Activitystreams 002

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Slides for the San Francisco Ruby meetup 10/16/08

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  • Nice introduction to activity streams. The decentralized approach is very interesting. Curious if that will catch on.

    We built a solution for the 2nd largest online fashion community and open sourced our approach: https://github.com/tschellenbach/Feedly It's currently the largest open source library aimed at solving this problem. You can use both Redis and Cassandra as storage backends.

    The same team which built Feedly also offers a hosted API, which handles the complexity for you. Have a look at https://getstream.io There are client libraries for Ruby, PHP, Node and Python. (This is based on Cassandra and therefore substantially cheaper to operate than running your own system using Redis)

    To learn more about feed design have a look at this article and the articles linked on highscalability.
    http://highscalability.com/blog/2013/10/28/design-decisions-for-scaling-your-high-traffic-feeds.html
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Activitystreams 002

  1. 1. Activity Streams What are Activity Streams? Lets start with some examples in the wild. A Ruby-On-Rails Plug-in by Jonathan Dugan and Rama McIntosh Extracted from the Legaltorrents.com website.
  2. 2. Activity Streams at github.com One use of activity streams at github.com is a site-wide news feed.
  3. 3. Activity Streams at github.com When a user is logged in, the Activity Stream is filtered to the user's interests. Of course there is also a breadcrumb view to follow everything a user does.
  4. 4. Activity Streams at Facebook Facebook was an early adopter of Activity Streams The new layout makes activity streams more prominent
  5. 5. Friendfeed is all Activity Streams Friendfeed.com is an entire website dedicated to do nothing but sharing and discussing activity streams.
  6. 6. Activity Streams at WordPress WordPress.com uses activity streams for blog posts.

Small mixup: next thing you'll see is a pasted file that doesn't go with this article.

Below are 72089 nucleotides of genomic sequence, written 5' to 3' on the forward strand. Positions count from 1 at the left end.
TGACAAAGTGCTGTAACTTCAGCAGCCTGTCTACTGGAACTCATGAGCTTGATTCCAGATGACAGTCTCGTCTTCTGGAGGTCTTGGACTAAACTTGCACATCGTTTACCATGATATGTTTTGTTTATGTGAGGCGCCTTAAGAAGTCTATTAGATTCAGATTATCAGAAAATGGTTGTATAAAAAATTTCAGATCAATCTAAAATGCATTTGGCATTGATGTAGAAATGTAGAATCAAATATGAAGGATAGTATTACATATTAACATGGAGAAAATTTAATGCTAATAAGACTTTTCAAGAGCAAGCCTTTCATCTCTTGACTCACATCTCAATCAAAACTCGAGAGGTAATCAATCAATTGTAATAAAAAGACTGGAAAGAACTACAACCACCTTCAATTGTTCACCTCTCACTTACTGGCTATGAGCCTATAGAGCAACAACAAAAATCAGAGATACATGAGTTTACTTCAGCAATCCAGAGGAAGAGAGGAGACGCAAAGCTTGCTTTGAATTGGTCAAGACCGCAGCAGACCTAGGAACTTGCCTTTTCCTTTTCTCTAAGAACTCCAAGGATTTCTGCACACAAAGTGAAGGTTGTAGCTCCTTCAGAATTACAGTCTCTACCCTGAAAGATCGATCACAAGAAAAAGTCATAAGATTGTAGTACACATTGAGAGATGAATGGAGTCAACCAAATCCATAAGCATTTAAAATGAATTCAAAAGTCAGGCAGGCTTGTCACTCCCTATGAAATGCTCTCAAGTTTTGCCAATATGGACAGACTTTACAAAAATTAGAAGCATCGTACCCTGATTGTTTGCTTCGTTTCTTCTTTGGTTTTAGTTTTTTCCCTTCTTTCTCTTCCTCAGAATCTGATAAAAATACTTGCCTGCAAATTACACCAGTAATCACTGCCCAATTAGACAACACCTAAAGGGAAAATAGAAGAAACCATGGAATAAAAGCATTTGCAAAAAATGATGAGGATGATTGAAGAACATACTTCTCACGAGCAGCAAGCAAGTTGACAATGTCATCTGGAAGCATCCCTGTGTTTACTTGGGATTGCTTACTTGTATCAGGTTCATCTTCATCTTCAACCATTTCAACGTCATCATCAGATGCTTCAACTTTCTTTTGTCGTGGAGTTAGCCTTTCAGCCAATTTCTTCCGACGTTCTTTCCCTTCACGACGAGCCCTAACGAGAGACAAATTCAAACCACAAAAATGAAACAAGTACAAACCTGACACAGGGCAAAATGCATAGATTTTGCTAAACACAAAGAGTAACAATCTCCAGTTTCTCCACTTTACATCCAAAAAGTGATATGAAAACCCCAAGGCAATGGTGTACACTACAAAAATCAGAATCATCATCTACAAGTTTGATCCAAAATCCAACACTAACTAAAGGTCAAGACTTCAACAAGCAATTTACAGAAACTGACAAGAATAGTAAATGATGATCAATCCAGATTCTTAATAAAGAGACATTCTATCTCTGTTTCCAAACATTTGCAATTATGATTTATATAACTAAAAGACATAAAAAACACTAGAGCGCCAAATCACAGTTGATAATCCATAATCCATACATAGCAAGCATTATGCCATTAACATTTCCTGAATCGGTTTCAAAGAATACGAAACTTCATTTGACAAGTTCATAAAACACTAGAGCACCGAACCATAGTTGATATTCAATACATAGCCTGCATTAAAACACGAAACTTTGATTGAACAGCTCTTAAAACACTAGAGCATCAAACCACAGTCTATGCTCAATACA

7. 7. DISO Open Standards http://diso-project.org/ : Social networks are becoming more open, more interconnected, and more distributed. Many of us in the web creation world are embracing and promoting web standards - both client-side and server-side. Microformats, standard apis, and open-source software are key building blocks of these technologies. This model can be described as having three sides/legs/arms/spokes - pick your connection: Information, Identity, and Interaction. DiSo (dee • zoh) is an umbrella project for a group of open source implementations of these distributed social networking concepts . or “to build a social network with its skin inside out”.
  8. 8. DISO and Activity Streams DISO is working to come up with a set of standards for publishing and sharing activity streams using microformats This Activity Streams Rails plug-in implements the developing DISO open standard for structuring activites For more information see http://diso-project.org/wiki/activity-streams
  9. 9. http://diso-project.org/wiki/ activity-streams-examples
  10. 10. Why use Activity Streams Enable social media discovery (social objects) Enable automated content generation from user activity Enable a user to find new interests, users, objects Enable increased community involvement between users Inform users of critical events or those of specific interest User activity increases exposure of your site and your content on activity aggregators and distributors
  11. 11. Activity Streams: The Implementation The Activity Streams plug-in is currently implemented as a Rails plug-in with the ultimate goal of packaging it as a gem. The plug-in adds models, controllers, views, and an after filter for logging activity streams. Activity Streams adds three models. 1. ActivityStreams – The log of Activities 2. ActivityStreamTotals – An optional total cache for an activity 3. ActivityStreamPreferences – User Preference for which activities can be accessed
  12. 12. Activity Streams: The Model
  13. 13. Setting up filters for a Controller
  14. 14. View Examples When following a feed the activities show up in the Creator's View: When following a feed the activities show up in the User's View:
  15. 15. Default HTML Output (for social object)
  16. 16. Default HTML Output (for user) Delete Activity
  17. 17. User Preferences The built-in user preferences gives a user finite control over the their activities.
  18. 18. Atom feeds Activity Streams have an atom feed so users can consume and share their activities in other sites. This feed is structured with DISO markup for parsing actor, action, and social objects
  19. 19. Just the Beginning Activity Streams is recently released in beta. We are presenting it to get feedback. We expect to improve the plug-in further. TODO: More outputs. For example, feeds back to facebook connect, twitter, friendfeed, blogs, etc. Add XMPP extensions. You tell us.
  20. 20. Links Activity Stream Home Page: http://www.matsonsystems.com/activity-streams/ The rdoc: (best documentation): http://www.matsonsystems.com/activity-streams/rdoc/ Activity Streams at github.com: http://github.com/face/activity_streams/tree/master Activity Streams at RubyForge: http://rubyforge.org/projects/activitystreams/ Working Example Site: http://www.legaltorrents.com My Blog/Contact: http://myutil.com/

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